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Did White House Censor Surgeons General?

Yesterday the House Committee on Oversight and Government Reform held a hearing on "The Surgeon General's Vital Mission: Challenges for the Future." According to Committee Chair Henry Waxman (D-CA):

Political interference is compromising the independence of the Office of the Surgeon General. On key public health issues, the Surgeon General has been muzzled. The Surgeon General's greatest resource — his or her ability to speak honestly and credibly to the nation about public health — is in grave jeopardy. . . . as we will hear this morning, political interference with the work of the Surgeon General appears to have reached a new level in this Administration. We will hear how reports were blocked, speeches were censored, and travel restricted.

Among those who appeared at the hearing was former Bush Administration Surgeon General Richard Carmona, who testified:

the nation's doctor has been marginalized and relegated to a position with no independent budget, and with supervisors who are political appointees with partisan agendas. Anything that doesn't fit into the political appointees' ideological, theological, or political agenda is ignored, marginalized, or simply buried. . . .

Historically, the Surgeons General have occupied increasingly embattled positions where each has had to fight to scientifically address the contemporary health issues of the nation and the world within an increasingly partisan, ideologically, and / or theologically driven political agenda that is often devoid of open discussions of scientific evidence or data.

Carmona's written statement does not provide details of alleged political interference during his term as Surgeon General. This Washington Post story, however, does:
In one such case, Carmona . . . said he was told not to speak out during the national debate over whether the federal government should fund embryonic stem cell research, which President Bush opposes.

"Much of the discussion was being driven by theology, ideology, [and] preconceived beliefs that were scientifically incorrect," said Carmona, one of three former surgeons general who testified at yesterday's hearing. "I thought, 'This is a perfect example of the surgeon general being able to step forward, educate the American public.' . . . I was blocked at every turn. I was told the decision had already been made — 'Stand down. Don't talk about it.' That information was removed from my speeches."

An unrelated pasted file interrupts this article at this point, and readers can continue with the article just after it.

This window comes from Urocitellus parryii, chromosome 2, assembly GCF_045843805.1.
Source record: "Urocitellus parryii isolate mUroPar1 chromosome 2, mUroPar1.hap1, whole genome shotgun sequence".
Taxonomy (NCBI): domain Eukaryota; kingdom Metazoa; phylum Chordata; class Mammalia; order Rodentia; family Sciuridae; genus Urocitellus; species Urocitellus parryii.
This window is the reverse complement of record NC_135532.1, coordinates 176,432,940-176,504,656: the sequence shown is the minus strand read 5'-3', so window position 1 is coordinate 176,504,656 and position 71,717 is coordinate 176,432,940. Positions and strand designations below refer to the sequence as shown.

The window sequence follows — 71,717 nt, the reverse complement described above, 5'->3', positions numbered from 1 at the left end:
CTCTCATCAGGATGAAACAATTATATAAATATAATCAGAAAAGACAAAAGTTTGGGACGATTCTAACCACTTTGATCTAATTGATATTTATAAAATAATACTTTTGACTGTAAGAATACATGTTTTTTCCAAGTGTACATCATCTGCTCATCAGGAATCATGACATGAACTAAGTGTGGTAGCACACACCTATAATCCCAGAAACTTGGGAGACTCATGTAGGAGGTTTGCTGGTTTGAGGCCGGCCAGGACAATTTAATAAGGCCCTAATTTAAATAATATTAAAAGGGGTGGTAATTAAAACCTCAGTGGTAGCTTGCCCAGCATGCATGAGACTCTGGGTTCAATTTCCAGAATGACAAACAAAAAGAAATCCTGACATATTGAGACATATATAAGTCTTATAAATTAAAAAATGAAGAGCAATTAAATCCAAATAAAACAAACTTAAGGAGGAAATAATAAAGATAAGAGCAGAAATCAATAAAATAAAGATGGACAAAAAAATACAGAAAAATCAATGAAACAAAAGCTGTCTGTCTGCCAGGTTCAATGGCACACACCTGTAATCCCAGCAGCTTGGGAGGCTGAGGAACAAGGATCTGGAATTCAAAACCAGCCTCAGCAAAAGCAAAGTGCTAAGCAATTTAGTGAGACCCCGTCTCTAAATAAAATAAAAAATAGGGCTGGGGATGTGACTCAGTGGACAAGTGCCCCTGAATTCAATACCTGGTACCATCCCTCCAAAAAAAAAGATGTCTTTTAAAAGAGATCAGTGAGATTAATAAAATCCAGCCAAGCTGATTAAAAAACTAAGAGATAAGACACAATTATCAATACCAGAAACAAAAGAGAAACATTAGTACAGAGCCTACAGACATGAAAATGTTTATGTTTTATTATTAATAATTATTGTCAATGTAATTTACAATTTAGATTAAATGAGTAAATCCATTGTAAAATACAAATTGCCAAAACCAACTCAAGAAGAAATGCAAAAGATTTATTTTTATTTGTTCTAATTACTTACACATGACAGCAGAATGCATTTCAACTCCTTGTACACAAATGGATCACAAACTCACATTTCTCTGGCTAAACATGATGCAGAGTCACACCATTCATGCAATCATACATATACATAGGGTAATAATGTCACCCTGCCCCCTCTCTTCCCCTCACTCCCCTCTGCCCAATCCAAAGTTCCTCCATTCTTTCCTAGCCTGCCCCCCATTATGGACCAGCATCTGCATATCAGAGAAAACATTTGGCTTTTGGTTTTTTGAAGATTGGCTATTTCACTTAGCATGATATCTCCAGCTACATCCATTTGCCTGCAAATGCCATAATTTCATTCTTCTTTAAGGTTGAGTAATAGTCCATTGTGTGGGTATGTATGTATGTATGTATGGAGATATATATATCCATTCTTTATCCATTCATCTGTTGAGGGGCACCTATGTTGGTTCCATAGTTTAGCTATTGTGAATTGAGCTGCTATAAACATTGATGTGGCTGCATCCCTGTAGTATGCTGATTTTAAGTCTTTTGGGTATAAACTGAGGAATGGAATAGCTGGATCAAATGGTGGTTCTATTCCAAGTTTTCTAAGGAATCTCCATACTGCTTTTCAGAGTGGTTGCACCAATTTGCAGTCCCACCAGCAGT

The problem with this example is that the debate over whether the federal government should fund embryonic stem cell research is not a scientific debate, but a moral one. Opposition to such research is almost always based upon a belief that the use of embryos for such research is immoral — not that it is ineffective or that it cannot lead to medical advances. Some opponents of stem cell research spin scientific evidence to support their cause, exaggerating the potential of adult stem cells, but proponents of embyonic stem cell research engage in spin and hyperbole of their own. In the end, the decision whether or not to support funding of embryonic stem cell research is a normative policy decision, and it is not "political interference" with science for an administration to expect political appointees to support the administration's policy on this issue — whatever that policy is.

The Post also provides a second example:

Carmona said that when the administration touted funding for abstinence-only education, he was prevented from discussing research on the effectiveness of teaching about condoms as well as abstinence. "There was already a policy in place that did not want to hear the science but wanted to just preach abstinence, which I felt was scientifically incorrect," Carmona said.